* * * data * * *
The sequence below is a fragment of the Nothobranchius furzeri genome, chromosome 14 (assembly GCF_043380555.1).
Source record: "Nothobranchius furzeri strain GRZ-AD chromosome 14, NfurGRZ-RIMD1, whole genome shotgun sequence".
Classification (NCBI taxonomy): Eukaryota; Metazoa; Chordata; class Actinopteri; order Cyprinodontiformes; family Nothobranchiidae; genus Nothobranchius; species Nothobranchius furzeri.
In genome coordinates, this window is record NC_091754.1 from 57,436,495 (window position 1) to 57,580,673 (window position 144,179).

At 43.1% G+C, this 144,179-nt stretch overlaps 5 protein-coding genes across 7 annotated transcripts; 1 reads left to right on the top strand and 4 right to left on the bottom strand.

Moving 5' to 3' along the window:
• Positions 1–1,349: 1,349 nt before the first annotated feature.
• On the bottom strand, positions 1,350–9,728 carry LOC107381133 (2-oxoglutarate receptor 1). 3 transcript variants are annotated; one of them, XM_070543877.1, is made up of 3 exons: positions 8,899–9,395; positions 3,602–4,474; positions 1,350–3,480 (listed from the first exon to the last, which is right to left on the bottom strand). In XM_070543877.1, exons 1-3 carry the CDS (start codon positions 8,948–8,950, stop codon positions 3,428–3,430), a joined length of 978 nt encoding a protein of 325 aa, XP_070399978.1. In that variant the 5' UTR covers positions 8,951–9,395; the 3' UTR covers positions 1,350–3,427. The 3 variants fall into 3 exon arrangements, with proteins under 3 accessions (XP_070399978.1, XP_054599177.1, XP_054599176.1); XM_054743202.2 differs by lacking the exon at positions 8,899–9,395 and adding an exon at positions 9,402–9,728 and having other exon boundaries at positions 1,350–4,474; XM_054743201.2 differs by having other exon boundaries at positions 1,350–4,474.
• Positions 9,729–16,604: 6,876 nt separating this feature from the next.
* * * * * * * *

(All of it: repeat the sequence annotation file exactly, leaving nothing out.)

The sequence below is a fragment of the Nothobranchius furzeri genome, chromosome 14 (assembly GCF_043380555.1).
Source record: "Nothobranchius furzeri strain GRZ-AD chromosome 14, NfurGRZ-RIMD1, whole genome shotgun sequence".
Classification (NCBI taxonomy): Eukaryota; Metazoa; Chordata; class Actinopteri; order Cyprinodontiformes; family Nothobranchiidae; genus Nothobranchius; species Nothobranchius furzeri.
In genome coordinates, this window is record NC_091754.1 from 57,436,495 (window position 1) to 57,580,673 (window position 144,179).

At 43.1% G+C, this 144,179-nt stretch overlaps 5 protein-coding genes across 7 annotated transcripts; 1 reads left to right on the top strand and 4 right to left on the bottom strand.

Moving 5' to 3' along the window:
• Positions 1–1,349: 1,349 nt before the first annotated feature.
• On the bottom strand, positions 1,350–9,728 carry LOC107381133 (2-oxoglutarate receptor 1). 3 transcript variants are annotated; one of them, XM_070543877.1, is made up of 3 exons: positions 8,899–9,395; positions 3,602–4,474; positions 1,350–3,480 (listed from the first exon to the last, which is right to left on the bottom strand). In XM_070543877.1, exons 1-3 carry the CDS (start codon positions 8,948–8,950, stop codon positions 3,428–3,430), a joined length of 978 nt encoding a protein of 325 aa, XP_070399978.1. In that variant the 5' UTR covers positions 8,951–9,395; the 3' UTR covers positions 1,350–3,427. The 3 variants fall into 3 exon arrangements, with proteins under 3 accessions (XP_070399978.1, XP_054599177.1, XP_054599176.1); XM_054743202.2 differs by lacking the exon at positions 8,899–9,395 and adding an exon at positions 9,402–9,728 and having other exon boundaries at positions 1,350–4,474; XM_054743201.2 differs by having other exon boundaries at positions 1,350–4,474.
• Positions 9,729–16,604: 6,876 nt separating this feature from the next.